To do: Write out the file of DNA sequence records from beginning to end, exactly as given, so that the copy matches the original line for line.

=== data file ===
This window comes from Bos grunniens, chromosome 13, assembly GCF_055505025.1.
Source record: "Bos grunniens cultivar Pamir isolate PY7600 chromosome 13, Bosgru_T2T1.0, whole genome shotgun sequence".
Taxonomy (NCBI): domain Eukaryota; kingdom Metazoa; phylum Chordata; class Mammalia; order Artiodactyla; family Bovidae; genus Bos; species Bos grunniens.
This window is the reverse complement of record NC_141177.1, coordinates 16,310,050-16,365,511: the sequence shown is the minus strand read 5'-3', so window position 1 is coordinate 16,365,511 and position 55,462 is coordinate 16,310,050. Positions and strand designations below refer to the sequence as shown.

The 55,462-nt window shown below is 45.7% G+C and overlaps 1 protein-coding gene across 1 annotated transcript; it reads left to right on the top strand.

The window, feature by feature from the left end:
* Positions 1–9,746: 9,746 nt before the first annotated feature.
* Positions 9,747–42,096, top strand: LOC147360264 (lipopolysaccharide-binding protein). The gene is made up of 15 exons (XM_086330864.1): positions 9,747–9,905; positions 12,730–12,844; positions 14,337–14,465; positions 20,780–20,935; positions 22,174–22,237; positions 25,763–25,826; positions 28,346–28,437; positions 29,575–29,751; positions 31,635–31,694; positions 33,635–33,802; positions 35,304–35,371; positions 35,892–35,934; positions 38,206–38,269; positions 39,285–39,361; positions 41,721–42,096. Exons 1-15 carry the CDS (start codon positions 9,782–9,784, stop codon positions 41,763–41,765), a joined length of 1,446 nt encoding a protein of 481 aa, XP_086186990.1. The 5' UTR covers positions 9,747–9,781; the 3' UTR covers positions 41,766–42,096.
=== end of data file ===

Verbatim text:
This window comes from Bos grunniens, chromosome 13, assembly GCF_055505025.1.
Source record: "Bos grunniens cultivar Pamir isolate PY7600 chromosome 13, Bosgru_T2T1.0, whole genome shotgun sequence".
Taxonomy (NCBI): domain Eukaryota; kingdom Metazoa; phylum Chordata; class Mammalia; order Artiodactyla; family Bovidae; genus Bos; species Bos grunniens.
This window is the reverse complement of record NC_141177.1, coordinates 16,310,050-16,365,511: the sequence shown is the minus strand read 5'-3', so window position 1 is coordinate 16,365,511 and position 55,462 is coordinate 16,310,050. Positions and strand designations below refer to the sequence as shown.

The 55,462-nt window shown below is 45.7% G+C and overlaps 1 protein-coding gene across 1 annotated transcript; it reads left to right on the top strand.

The window, feature by feature from the left end:
* Positions 1–9,746: 9,746 nt before the first annotated feature.
* Positions 9,747–42,096, top strand: LOC147360264 (lipopolysaccharide-binding protein). The gene is made up of 15 exons (XM_086330864.1): positions 9,747–9,905; positions 12,730–12,844; positions 14,337–14,465; positions 20,780–20,935; positions 22,174–22,237; positions 25,763–25,826; positions 28,346–28,437; positions 29,575–29,751; positions 31,635–31,694; positions 33,635–33,802; positions 35,304–35,371; positions 35,892–35,934; positions 38,206–38,269; positions 39,285–39,361; positions 41,721–42,096. Exons 1-15 carry the CDS (start codon positions 9,782–9,784, stop codon positions 41,763–41,765), a joined length of 1,446 nt encoding a protein of 481 aa, XP_086186990.1. The 5' UTR covers positions 9,747–9,781; the 3' UTR covers positions 41,766–42,096.